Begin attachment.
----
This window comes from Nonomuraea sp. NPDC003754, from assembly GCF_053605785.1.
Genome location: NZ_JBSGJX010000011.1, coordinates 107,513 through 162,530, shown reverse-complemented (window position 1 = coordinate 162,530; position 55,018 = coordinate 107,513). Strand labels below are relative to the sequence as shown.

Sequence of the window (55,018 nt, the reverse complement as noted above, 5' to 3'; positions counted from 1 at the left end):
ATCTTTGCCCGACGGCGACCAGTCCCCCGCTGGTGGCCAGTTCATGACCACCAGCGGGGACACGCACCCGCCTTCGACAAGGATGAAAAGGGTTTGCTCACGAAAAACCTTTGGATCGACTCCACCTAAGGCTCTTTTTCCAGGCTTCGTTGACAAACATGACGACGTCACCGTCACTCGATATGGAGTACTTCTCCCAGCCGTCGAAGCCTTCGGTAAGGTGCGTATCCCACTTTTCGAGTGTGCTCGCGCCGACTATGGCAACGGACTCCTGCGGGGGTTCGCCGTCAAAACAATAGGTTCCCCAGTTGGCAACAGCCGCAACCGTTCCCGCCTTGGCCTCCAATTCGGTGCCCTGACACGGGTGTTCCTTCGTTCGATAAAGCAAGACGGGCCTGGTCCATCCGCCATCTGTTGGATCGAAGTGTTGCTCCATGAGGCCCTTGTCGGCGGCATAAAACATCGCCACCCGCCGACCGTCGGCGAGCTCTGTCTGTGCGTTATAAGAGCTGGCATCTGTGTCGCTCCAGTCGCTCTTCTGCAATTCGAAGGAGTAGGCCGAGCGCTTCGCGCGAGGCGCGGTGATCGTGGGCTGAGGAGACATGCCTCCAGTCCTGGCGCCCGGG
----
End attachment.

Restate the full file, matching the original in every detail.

This window comes from Nonomuraea sp. NPDC003754, from assembly GCF_053605785.1.
Genome location: NZ_JBSGJX010000011.1, coordinates 107,513 through 162,530, shown reverse-complemented (window position 1 = coordinate 162,530; position 55,018 = coordinate 107,513). Strand labels below are relative to the sequence as shown.

Sequence of the window (55,018 nt, the reverse complement as noted above, 5' to 3'; positions counted from 1 at the left end):
ATCTTTGCCCGACGGCGACCAGTCCCCCGCTGGTGGCCAGTTCATGACCACCAGCGGGGACACGCACCCGCCTTCGACAAGGATGAAAAGGGTTTGCTCACGAAAAACCTTTGGATCGACTCCACCTAAGGCTCTTTTTCCAGGCTTCGTTGACAAACATGACGACGTCACCGTCACTCGATATGGAGTACTTCTCCCAGCCGTCGAAGCCTTCGGTAAGGTGCGTATCCCACTTTTCGAGTGTGCTCGCGCCGACTATGGCAACGGACTCCTGCGGGGGTTCGCCGTCAAAACAATAGGTTCCCCAGTTGGCAACAGCCGCAACCGTTCCCGCCTTGGCCTCCAATTCGGTGCCCTGACACGGGTGTTCCTTCGTTCGATAAAGCAAGACGGGCCTGGTCCATCCGCCATCTGTTGGATCGAAGTGTTGCTCCATGAGGCCCTTGTCGGCGGCATAAAACATCGCCACCCGCCGACCGTCGGCGAGCTCTGTCTGTGCGTTATAAGAGCTGGCATCTGTGTCGCTCCAGTCGCTCTTCTGCAATTCGAAGGAGTAGGCCGAGCGCTTCGCGCGAGGCGCGGTGATCGTGGGCTGAGGAGACATGCCTCCAGTCCTGGCGCCCGGG